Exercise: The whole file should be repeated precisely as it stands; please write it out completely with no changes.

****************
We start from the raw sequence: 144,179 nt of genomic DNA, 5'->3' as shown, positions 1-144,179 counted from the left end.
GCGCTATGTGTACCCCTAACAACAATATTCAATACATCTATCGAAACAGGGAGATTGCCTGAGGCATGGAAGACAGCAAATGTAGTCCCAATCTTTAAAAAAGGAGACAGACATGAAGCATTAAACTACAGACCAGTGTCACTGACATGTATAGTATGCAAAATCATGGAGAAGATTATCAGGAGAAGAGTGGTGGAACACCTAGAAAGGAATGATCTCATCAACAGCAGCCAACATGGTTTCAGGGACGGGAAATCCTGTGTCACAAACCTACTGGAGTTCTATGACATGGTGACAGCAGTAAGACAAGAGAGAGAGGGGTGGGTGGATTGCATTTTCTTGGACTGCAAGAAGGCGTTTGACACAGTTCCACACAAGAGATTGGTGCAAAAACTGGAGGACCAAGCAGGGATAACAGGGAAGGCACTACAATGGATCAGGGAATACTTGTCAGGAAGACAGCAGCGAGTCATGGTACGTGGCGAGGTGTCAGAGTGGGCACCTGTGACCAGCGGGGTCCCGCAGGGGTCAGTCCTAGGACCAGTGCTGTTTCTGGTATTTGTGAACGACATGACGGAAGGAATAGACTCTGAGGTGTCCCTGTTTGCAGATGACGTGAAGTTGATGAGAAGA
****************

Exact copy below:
We start from the raw sequence: 144,179 nt of genomic DNA, 5'->3' as shown, positions 1-144,179 counted from the left end.
GCGCTATGTGTACCCCTAACAACAATATTCAATACATCTATCGAAACAGGGAGATTGCCTGAGGCATGGAAGACAGCAAATGTAGTCCCAATCTTTAAAAAAGGAGACAGACATGAAGCATTAAACTACAGACCAGTGTCACTGACATGTATAGTATGCAAAATCATGGAGAAGATTATCAGGAGAAGAGTGGTGGAACACCTAGAAAGGAATGATCTCATCAACAGCAGCCAACATGGTTTCAGGGACGGGAAATCCTGTGTCACAAACCTACTGGAGTTCTATGACATGGTGACAGCAGTAAGACAAGAGAGAGAGGGGTGGGTGGATTGCATTTTCTTGGACTGCAAGAAGGCGTTTGACACAGTTCCACACAAGAGATTGGTGCAAAAACTGGAGGACCAAGCAGGGATAACAGGGAAGGCACTACAATGGATCAGGGAATACTTGTCAGGAAGACAGCAGCGAGTCATGGTACGTGGCGAGGTGTCAGAGTGGGCACCTGTGACCAGCGGGGTCCCGCAGGGGTCAGTCCTAGGACCAGTGCTGTTTCTGGTATTTGTGAACGACATGACGGAAGGAATAGACTCTGAGGTGTCCCTGTTTGCAGATGACGTGAAGTTGATGAGAAGA